I’d heard positive things about this book, and I confess the opening chapters left me wondering what the fuss was about. As I kept reading, I found a wealth of helpful information.

Reedsy co-founder Ricardo Fayet has built on many of the site’s blog posts to assemble a comprehensive overview of what indie authors need to know to market their books. I appreciate his balanced approach and his advice to pick one thing to implement at a time instead of blindly striking out in all directions. He also stresses that marketing is not a one-size-fits-all activity.

This isn’t a smarmy, trickster type of marketing book, but one that emphasizes marketing as a way to help the readers who’ll want your book to find it. That’s helpful, not pushy.

Because many of the topics covered in this book can be books (and courses) in their own right, chapters include referrals to more in-depth material from experts in the field. If you’ve been around indie publishing awhile, you’ll recognize most of the names.

Although it’s packed with information, the book’s friendly, encouraging tone makes it an easy read. Instead of feeling overwhelmed, I felt equipped to choose among my possible next steps.

Bonus about this book? The digital version is free (on all platforms) and I believe it’s intended to remain that way. Here’s the link at the Reedsy site, or you can find it on your favourite ebook store site. Warning: you may find you’ve highlighted the digital version enough that you’ll want to buy a print copy for easier reference.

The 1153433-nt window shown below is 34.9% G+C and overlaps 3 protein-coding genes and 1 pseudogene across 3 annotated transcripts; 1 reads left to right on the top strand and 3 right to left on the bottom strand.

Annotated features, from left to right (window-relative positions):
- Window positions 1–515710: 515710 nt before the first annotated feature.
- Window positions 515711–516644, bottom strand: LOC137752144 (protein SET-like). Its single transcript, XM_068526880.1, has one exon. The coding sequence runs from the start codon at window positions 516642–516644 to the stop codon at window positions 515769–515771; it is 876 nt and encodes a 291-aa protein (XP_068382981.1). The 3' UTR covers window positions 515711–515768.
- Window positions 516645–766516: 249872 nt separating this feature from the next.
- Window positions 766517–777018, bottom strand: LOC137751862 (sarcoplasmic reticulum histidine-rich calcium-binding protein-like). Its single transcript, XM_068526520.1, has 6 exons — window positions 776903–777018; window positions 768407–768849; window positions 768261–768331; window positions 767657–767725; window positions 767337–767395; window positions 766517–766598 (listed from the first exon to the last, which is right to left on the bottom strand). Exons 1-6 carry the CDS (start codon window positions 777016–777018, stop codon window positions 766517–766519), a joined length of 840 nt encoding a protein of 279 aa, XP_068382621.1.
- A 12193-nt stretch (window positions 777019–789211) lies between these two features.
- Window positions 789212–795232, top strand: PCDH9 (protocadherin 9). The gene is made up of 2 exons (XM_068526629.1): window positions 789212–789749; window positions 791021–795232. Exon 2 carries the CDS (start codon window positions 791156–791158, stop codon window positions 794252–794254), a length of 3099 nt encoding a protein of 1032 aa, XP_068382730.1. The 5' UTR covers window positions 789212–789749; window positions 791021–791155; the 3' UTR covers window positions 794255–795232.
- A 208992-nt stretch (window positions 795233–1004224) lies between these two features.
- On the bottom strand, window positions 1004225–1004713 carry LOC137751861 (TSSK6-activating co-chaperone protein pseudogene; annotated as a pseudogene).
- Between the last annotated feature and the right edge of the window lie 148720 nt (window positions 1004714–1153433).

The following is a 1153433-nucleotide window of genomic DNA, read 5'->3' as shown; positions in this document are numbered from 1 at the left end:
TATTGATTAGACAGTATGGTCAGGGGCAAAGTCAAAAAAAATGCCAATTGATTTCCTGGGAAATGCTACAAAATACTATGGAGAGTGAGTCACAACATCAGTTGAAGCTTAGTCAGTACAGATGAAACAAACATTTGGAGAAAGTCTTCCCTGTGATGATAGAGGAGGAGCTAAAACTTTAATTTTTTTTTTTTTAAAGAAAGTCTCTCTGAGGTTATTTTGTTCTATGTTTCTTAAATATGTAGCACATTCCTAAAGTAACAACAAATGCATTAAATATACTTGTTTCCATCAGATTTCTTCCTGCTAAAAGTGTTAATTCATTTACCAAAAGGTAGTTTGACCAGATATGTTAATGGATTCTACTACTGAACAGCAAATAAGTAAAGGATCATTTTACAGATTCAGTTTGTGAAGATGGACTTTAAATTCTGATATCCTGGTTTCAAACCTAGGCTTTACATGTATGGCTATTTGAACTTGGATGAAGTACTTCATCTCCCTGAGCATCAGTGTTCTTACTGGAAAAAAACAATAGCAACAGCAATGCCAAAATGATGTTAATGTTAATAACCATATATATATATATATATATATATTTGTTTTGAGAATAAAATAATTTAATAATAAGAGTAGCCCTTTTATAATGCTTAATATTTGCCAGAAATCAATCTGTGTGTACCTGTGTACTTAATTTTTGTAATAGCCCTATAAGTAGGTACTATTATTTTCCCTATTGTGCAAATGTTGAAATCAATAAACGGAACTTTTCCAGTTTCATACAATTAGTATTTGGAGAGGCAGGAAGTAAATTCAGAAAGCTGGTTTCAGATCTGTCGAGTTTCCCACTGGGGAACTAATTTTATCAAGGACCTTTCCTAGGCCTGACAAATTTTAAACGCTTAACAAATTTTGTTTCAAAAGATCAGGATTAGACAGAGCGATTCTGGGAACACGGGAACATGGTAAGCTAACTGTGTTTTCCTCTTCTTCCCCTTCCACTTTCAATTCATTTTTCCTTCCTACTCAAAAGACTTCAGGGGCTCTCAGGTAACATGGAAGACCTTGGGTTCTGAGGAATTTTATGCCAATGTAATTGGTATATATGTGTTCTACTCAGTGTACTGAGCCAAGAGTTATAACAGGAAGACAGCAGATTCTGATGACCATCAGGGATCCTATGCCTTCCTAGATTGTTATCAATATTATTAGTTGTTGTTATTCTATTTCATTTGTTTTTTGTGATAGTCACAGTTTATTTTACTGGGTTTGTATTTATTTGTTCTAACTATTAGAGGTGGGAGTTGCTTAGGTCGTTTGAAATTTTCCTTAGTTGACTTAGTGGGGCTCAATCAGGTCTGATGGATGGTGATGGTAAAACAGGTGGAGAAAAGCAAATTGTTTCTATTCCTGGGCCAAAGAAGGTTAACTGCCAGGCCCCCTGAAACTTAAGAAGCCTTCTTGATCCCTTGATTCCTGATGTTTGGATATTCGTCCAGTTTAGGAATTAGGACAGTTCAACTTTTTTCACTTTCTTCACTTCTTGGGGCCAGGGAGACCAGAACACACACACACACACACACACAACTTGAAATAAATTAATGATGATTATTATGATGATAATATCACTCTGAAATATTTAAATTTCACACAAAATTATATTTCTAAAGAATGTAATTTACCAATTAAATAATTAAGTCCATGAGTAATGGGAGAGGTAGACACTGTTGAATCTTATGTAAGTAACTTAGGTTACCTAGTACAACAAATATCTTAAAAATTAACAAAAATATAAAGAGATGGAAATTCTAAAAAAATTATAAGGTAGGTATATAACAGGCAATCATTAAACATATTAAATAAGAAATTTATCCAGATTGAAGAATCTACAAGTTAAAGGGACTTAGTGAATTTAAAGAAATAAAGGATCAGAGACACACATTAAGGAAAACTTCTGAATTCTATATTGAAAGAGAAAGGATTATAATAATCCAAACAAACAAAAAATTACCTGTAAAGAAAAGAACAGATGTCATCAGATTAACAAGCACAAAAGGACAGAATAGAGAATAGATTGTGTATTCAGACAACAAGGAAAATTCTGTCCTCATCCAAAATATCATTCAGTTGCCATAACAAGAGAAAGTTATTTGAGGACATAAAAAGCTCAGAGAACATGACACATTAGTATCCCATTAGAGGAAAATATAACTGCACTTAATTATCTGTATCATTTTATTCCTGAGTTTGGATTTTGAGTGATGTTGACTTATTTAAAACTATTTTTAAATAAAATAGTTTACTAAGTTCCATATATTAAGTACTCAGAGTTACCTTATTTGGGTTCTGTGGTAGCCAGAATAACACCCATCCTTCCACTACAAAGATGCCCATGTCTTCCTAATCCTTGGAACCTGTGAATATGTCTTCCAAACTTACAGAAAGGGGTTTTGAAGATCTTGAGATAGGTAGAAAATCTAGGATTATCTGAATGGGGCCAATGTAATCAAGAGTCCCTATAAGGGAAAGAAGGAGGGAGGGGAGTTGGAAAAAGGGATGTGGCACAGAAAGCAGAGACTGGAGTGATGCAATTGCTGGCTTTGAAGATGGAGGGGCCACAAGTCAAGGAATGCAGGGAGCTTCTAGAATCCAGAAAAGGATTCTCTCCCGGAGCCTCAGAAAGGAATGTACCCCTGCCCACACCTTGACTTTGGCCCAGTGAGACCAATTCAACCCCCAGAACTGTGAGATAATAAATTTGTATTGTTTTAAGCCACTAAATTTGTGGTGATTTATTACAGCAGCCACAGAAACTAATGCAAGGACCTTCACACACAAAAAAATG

[Review copy from my personal library.]

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Review: Grace in the Desert, by Christine Dillon

Grace in the Desert, by Christine Dillon (Links in the Chain Press, 2020)

Everyone else has forgiven her father, but Rachel can’t. Or won’t, despite her grandmother’s pleas. But what if that’s the very thing keeping her from forgiving herself?

Pete, the other key character, is slowly finding his way after a devastating loss. He finds himself still battling perceptions and ideas that would lock him in his pain.

A fun secondary character in the novel is Josh, a young man with Down Syndrome who works at the plant nursery with Rachel and Pete. His gentle heart makes him a good friend to them both, and I appreciated the way readers are given the chance to learn a bit about the struggles a real-life person like Josh would face.